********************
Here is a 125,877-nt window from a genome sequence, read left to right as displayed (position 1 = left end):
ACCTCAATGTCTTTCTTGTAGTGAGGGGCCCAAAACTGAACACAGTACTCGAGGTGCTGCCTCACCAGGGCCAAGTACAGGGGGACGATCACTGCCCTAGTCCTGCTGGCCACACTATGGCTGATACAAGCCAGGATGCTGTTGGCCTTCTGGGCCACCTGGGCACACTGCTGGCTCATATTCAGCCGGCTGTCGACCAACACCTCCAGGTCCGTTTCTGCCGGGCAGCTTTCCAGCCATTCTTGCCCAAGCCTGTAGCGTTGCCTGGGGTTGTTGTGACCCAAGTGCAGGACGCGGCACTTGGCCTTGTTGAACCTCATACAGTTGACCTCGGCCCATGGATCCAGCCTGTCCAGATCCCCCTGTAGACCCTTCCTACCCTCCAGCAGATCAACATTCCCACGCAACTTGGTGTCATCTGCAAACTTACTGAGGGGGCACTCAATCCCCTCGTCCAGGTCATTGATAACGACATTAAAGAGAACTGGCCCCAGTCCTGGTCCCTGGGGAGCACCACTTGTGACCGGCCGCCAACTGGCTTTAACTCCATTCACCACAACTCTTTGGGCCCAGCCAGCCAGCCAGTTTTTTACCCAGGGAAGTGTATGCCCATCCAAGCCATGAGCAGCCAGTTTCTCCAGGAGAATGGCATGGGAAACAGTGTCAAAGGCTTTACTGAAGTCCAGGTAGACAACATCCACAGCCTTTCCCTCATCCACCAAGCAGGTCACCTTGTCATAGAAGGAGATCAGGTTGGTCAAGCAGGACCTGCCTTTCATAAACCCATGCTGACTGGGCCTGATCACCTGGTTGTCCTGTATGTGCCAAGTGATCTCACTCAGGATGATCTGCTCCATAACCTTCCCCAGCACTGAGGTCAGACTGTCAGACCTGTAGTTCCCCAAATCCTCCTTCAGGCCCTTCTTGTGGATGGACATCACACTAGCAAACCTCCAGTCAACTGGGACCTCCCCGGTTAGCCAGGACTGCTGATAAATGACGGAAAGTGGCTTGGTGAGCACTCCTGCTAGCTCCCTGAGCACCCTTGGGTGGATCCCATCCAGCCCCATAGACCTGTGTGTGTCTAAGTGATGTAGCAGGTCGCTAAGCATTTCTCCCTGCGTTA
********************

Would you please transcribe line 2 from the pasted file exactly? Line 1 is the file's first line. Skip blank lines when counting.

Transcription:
ACCTCAATGTCTTTCTTGTAGTGAGGGGCCCAAAACTGAACACAGTACTCGAGGTGCTGCCTCACCAGGGCCAAGTACAGGGGGACGATCACTGCCCTAGTCCTGCTGGCCACACTATGGCTGATACAAGCCAGGATGCTGTTGGCCTTCTGGGCCACCTGGGCACACTGCTGGCTCATATTCAGCCGGCTGTCGACCAACACCTCCAGGTCCGTTTCTGCCGGGCAGCTTTCCAGCCATTCTTGCCCAAGCCTGTAGCGTTGCCTGGGGTTGTTGTGACCCAAGTGCAGGACGCGGCACTTGGCCTTGTTGAACCTCATACAGTTGACCTCGGCCCATGGATCCAGCCTGTCCAGATCCCCCTGTAGACCCTTCCTACCCTCCAGCAGATCAACATTCCCACGCAACTTGGTGTCATCTGCAAACTTACTGAGGGGGCACTCAATCCCCTCGTCCAGGTCATTGATAACGACATTAAAGAGAACTGGCCCCAGTCCTGGTCCCTGGGGAGCACCACTTGTGACCGGCCGCCAACTGGCTTTAACTCCATTCACCACAACTCTTTGGGCCCAGCCAGCCAGCCAGTTTTTTACCCAGGGAAGTGTATGCCCATCCAAGCCATGAGCAGCCAGTTTCTCCAGGAGAATGGCATGGGAAACAGTGTCAAAGGCTTTACTGAAGTCCAGGTAGACAACATCCACAGCCTTTCCCTCATCCACCAAGCAGGTCACCTTGTCATAGAAGGAGATCAGGTTGGTCAAGCAGGACCTGCCTTTCATAAACCCATGCTGACTGGGCCTGATCACCTGGTTGTCCTGTATGTGCCAAGTGATCTCACTCAGGATGATCTGCTCCATAACCTTCCCCAGCACTGAGGTCAGACTGTCAGACCTGTAGTTCCCCAAATCCTCCTTCAGGCCCTTCTTGTGGATGGACATCACACTAGCAAACCTCCAGTCAACTGGGACCTCCCCGGTTAGCCAGGACTGCTGATAAATGACGGAAAGTGGCTTGGTGAGCACTCCTGCTAGCTCCCTGAGCACCCTTGGGTGGATCCCATCCAGCCCCATAGACCTGTGTGTGTCTAAGTGATGTAGCAGGTCGCTAAGCATTTCTCCCTGCGTTA